"Well, the White House commented on what I said about vaccines," the UFC commentator said at the top of Thursday's episode of The Joe Rogan Podcast, noting that Fauci "disagreed with me."
Indeed he did, but Rogan – who earlier this week stated that young, healthy people don't "need to worry" about getting vaccinated for COVID-19 – wanted to let his listeners know that he does believe "there's some legitimate science behind this."
"This thing about this whole thing, people being upset at me," he explained, "I'm not an anti-xaxx person. In fact, I said I believe they're safe, and I encourage many people to take them. My parents were vaccinated. I just said that I don't think if you're a young, healthy person that you need it."
"Their argument was that you need it for other people," he went on. "That makes more sense, but that's a different argument. That's a different conversation."
The 53-year-old commentator – who's admittedly out of sorts during most of his "three-hour, drunken, ridiculous" podcast recordings – stressed the importance of not taking him too seriously, telling his listeners, "I'm not a doctor; I'm a f--king moron, and I'm a cage-fighting commentator who's a dirty standup comedian. I just told you, I'm drunk most of the time! And I do testosterone, and I smoke a lot of weed. But I'm not a respected source of information, even for me. … But I at least try to be honest about what I'm saying."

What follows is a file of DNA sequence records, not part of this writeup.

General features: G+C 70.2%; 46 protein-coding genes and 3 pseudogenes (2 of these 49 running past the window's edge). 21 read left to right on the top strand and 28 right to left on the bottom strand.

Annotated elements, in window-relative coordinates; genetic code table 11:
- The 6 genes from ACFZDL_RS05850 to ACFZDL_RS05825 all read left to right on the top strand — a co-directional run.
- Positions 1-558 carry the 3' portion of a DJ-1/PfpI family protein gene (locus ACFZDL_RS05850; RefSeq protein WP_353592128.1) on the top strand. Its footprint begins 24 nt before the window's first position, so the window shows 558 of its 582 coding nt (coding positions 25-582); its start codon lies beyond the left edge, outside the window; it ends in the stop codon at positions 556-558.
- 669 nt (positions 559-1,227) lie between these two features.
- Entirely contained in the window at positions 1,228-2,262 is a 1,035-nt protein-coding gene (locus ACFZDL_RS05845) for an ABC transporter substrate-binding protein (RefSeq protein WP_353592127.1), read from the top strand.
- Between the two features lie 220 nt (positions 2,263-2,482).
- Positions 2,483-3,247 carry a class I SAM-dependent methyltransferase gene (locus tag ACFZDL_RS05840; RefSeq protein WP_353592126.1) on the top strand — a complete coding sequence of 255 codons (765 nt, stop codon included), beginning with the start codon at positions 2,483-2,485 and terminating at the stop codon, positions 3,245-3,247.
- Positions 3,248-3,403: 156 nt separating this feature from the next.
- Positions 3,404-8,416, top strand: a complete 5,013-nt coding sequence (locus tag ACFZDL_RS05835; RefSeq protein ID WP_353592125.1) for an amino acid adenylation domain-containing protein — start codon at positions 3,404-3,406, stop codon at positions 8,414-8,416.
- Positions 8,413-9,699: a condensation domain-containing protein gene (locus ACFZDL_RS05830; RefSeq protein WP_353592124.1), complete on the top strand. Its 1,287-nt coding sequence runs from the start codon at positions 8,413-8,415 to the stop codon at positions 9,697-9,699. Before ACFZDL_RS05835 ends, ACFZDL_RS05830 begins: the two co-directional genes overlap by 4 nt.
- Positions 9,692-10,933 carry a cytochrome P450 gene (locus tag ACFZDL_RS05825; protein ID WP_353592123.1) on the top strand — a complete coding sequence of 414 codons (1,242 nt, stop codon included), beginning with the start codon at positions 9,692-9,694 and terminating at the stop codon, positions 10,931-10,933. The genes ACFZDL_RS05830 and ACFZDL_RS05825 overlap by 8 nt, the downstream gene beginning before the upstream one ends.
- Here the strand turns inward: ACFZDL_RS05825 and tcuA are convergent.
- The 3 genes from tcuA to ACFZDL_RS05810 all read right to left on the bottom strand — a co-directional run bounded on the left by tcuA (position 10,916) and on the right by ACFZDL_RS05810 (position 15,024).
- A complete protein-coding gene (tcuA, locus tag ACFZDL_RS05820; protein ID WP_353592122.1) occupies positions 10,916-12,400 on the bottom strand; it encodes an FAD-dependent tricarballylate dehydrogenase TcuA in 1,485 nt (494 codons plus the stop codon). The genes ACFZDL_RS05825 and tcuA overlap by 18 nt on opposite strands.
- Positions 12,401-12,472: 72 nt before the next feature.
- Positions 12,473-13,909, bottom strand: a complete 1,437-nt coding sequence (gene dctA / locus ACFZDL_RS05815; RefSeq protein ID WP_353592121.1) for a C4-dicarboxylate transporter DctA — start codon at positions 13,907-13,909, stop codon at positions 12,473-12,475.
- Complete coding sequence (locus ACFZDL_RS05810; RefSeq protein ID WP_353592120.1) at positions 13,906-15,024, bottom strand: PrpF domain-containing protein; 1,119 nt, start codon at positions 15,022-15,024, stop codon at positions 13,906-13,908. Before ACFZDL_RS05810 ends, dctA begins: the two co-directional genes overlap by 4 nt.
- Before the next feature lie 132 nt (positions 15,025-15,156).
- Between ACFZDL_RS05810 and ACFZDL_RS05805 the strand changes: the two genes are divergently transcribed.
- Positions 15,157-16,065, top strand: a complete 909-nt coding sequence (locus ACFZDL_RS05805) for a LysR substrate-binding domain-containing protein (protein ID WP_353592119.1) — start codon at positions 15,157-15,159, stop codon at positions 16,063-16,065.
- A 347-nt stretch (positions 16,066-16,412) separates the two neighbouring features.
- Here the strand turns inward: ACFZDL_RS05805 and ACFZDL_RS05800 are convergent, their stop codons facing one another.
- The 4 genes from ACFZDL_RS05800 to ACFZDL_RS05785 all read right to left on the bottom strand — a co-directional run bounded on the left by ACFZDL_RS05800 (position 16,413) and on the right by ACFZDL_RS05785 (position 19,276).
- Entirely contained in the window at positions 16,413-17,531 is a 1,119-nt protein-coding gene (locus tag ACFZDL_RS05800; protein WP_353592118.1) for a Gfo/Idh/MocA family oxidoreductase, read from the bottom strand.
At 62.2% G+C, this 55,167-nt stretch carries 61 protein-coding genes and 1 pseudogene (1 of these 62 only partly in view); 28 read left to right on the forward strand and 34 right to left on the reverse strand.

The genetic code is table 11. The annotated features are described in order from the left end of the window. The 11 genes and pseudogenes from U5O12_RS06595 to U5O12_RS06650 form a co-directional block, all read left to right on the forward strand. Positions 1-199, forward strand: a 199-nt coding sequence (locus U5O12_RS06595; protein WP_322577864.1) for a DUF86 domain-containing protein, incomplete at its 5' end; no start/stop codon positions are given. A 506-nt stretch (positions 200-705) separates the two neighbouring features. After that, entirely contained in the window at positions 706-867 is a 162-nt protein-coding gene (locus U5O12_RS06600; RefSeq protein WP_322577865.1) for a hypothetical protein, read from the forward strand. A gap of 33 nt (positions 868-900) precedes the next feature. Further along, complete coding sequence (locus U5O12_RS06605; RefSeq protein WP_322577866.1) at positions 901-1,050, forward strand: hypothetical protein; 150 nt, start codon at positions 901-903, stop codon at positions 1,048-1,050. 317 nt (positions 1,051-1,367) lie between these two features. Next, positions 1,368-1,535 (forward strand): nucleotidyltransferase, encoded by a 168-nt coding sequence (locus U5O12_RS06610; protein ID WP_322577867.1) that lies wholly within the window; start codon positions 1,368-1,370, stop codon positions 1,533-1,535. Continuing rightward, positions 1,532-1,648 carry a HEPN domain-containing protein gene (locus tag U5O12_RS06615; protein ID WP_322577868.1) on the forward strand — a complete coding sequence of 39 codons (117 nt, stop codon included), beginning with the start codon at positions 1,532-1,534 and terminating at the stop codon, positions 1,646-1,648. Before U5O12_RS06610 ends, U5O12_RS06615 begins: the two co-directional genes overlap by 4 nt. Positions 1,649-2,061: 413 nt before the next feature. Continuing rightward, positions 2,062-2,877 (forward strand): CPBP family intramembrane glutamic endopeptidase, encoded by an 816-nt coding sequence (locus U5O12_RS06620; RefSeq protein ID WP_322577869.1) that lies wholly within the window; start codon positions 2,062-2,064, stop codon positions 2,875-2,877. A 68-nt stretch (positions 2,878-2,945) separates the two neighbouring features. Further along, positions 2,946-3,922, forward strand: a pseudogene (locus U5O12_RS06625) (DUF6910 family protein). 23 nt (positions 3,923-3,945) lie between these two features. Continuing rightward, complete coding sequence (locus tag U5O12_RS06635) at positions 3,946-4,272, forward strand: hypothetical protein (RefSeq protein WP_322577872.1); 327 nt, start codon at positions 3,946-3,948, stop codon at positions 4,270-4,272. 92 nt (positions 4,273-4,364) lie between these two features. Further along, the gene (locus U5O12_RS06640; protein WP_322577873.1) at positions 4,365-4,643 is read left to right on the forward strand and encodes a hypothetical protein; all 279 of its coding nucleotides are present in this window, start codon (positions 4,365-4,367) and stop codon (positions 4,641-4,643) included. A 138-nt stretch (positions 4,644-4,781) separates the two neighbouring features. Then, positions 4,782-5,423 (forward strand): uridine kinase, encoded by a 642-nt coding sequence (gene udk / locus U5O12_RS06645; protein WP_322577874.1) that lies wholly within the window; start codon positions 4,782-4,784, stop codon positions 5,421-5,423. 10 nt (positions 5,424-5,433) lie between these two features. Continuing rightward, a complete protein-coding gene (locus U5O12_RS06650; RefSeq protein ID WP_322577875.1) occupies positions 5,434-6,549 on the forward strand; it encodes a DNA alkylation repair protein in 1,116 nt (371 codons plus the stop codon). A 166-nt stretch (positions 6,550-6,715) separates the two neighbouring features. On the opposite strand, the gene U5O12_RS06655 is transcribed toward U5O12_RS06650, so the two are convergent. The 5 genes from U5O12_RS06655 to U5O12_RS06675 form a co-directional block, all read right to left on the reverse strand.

He went on to bash the media for blowing his initial remarks out of proportion, blaming outlets for focusing on "headlines and highlights, and it's all clickbait."
Perhaps the biggest takeaway from Rogan's rant was that he said he was actually scheduled to receive the Johnson & Johnson vaccine prior to its recall.
"The UFC had allocated a certain amount of vaccines for all their employees, and so Dana [White] said, 'You wanna come in and get the vaccine?' I said, 'Sure, what day?' He said, 'We'll set one aside when you come in for the fights. Come get vaccinated.' I said, 'OK, great,'" Rogan recalled.
"I went in there, I spoke to Dr. Davidson, he said, 'The way the CDC has the vaccines allocated, we really have to do you at the clinic, so can you come to the hospital?'" he went on. "And I said, 'I can't, I don't have time.' He said, 'You'd have to come back on Monday.' I said, 'I'll work this out.'"
Unfortunately for Joe and everyone else who was scheduled to receive the J&J vaccine, on April 13, the CDC and FDA announced "a pause in the use of this vaccine out of an abundance of caution" after "six reported U.S. cases of a rare and severe type of blood clot in individuals after receiving the J&J vaccine" emerged.